15 Mar Good360 CRP Spotlight: How Morningday Community Solutions Succeeds by Helping Others
Before Greg Bales started Morningday Community Solutions (MCS), he knew nothing about creating or running a nonprofit.
That didn’t stop him from eventually establishing one of Good360’s most active Community Redistribution Partners in the country, serving some 350 charitable organizations in South Florida. Bales estimates that MCS has collectively saved its members over $3 million in home-improvement costs since 2010.
None of this would be surprising if you knew a little something about Bales.
When he was 15 years old, he convinced his parents to let him get a job at a Publix Supermarket, where he went to work in the bakery each morning at 4 a.m. to earn money for his first car. Bales bought that car, and went on to build a successful 24-year career at Publix, ascending from dishwasher to bakery manager to in-house trainer.
From there, he became the Supply Chain Business Lead for all of the fresh departments at Publix. He was responsible for designing, piloting, and implementing new software systems into the fresh products departments (produce, meat, deli and bakery) so they could better monitor inventory levels of raw materials and finished goods.
In 2006, Bales retired from Publix. But it wasn’t long before his entrepreneurial streak led him to jump into the real estate business and create Morningday Investments. (“Morningday” is what his toddler daughter used to say instead of “tomorrow.”)
As a real estate investor, Bales purchased, rehabbed and sold at least 50 homes throughout South Florida. With every property sold, he took some of his profits and turned to an organization that built homes for foster families.
“Every time I would flip a house, I would call them and ask: ‘What do you need?’” he said.
If the organization needed a bathroom remodeled, for example, he would get it done using the same contractors that he used in his rehab business.
“I could put in a kitchen for $3,000 that would cost the charity $9,000 for the same work,” he said.
One day, Bales heard a speaker at an event talking about starting nonprofits. Around the same time, he had a meeting at The Home Depot and learned about its Framing Hope partnership with Good360. The program gives nonprofits access to Home Depot’s homebuilding and hardware supplies at drastically reduced costs.
The serendipitous events ignited an idea: Why not create a nonprofit to help low-income families with their home renovations, and partner with The Home Depot and Good360 to get the needed supplies?
“It was a lightbulb moment,” he recalled. “There are a lot of organizations doing a lot of good work in our area. I didn’t want to add another one. But I wanted a way to support them. The Good360 model of extending nonprofit dollars through product donations just made a lot of sense to me.”
In 2010, Bales started Morningday with a small 2,500-square-foot warehouse and a pickup truck. The next year, MCS was temporarily approved to become just one of a handful of Framing Hope warehouses in the country and the first in Florida.
In August of 2012, MCS became a Good360 CRP partner, and doubled its warehouse space to 5,000-square-feet. Eventually, the facility would double yet again to its current size of 10,000 square feet.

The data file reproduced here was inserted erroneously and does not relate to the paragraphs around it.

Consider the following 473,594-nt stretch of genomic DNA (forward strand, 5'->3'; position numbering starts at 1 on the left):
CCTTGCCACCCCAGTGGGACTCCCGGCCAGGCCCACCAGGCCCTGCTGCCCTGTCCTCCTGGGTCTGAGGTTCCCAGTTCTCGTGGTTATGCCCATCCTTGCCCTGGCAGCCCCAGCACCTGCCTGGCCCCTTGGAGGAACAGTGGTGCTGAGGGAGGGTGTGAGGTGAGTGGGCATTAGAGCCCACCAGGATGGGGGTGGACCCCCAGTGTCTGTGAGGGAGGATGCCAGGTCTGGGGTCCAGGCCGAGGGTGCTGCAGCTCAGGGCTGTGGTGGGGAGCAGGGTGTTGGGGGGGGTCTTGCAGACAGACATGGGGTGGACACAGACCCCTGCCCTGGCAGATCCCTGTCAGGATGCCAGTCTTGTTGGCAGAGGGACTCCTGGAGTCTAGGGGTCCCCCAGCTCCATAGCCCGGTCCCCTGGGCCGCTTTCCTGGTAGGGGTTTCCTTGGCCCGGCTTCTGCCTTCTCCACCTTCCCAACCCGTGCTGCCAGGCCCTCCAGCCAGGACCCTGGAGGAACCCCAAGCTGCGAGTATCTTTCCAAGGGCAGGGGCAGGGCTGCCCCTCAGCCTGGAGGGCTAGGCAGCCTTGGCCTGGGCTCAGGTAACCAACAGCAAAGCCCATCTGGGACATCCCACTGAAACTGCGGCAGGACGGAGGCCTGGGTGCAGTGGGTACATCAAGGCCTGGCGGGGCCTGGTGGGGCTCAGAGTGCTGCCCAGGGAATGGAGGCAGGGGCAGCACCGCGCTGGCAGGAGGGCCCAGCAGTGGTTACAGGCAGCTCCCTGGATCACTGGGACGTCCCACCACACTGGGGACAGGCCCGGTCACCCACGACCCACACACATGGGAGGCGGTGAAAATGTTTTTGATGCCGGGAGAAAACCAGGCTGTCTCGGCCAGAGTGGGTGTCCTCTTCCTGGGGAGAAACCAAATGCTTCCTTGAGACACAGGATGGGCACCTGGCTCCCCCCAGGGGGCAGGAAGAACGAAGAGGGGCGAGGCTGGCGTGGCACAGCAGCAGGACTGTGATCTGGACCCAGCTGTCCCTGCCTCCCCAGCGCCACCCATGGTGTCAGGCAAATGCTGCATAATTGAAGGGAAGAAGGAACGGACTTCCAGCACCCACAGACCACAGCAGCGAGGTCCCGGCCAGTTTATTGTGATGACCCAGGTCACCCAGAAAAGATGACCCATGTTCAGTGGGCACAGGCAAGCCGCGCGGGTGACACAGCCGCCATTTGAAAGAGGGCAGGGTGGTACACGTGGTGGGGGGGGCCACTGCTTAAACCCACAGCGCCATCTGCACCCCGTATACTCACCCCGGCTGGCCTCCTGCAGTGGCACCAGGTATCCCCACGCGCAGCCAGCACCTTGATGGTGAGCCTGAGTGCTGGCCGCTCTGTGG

Today, MCS has established 20 retail donation partnerships through Good360 and participates in our Direct Truckload Program. As with every CRP, the organization charges local nonprofits a small administration fee to get access to its warehouse, where they can find everything from homebuilding supplies to office equipment.
Drawing on his long corporate career at Publix as well as his experience running a successful estate business, Bales operates the nonprofit like a retail business. He’s constantly focused on anticipating what his “customers” need, and keeps a close eye on the merchandise coming into the warehouse to make sure he doesn’t get too many items that are hard to move off the shelves.
“Working in retail for 24 years gave me a lot of operational experience in how to merchandise, understand customer needs, manage employees, and manage inventory,” Bales said. “When I started MCS, I used many of those retail principles to build a retail-type store that our members can use. Basically, I run MCS as a business with the goal of it being completely self-sufficient.”
One big lesson in operating MCS, Bales said, was learning how to get creative with the products. When items arrive broken, or if they’re not moving for some reason, Bales always finds ways to upcycle them into usable things. For example, he’s turned damaged doors into conference tables and broken windows into picture frames that now hang in the MCS office.
MCS also puts a fair amount of focus on marketing with the help of a part-time marketing manager. The organization regularly communicates with members via email, and Bales is a frequent guest speaker at community events.
By developing close relationships with local organizations and businesses, MCS also has been able to benefit from some unexpected donations, such as furnishings that were recently obtained free of charge from several community banks that were closing their doors.
All of these efforts paid off last year when the organization broke even for the first time.
Bales said the key to the success of Morningday Community Solutions has been pretty simple: Look for ways to be helpful wherever and whenever possible.
“Once I became an entrepreneur,” he said, “I came to the realization that to be successful you need to help other people get what they want and the rest gets figured out. That’s what Good360 does all day long. They give me access to items that I wouldn’t otherwise have access to, and I can pass it along to nonprofits to help them help more people.”
Learn more about Morningday Community solutions by watching the video below: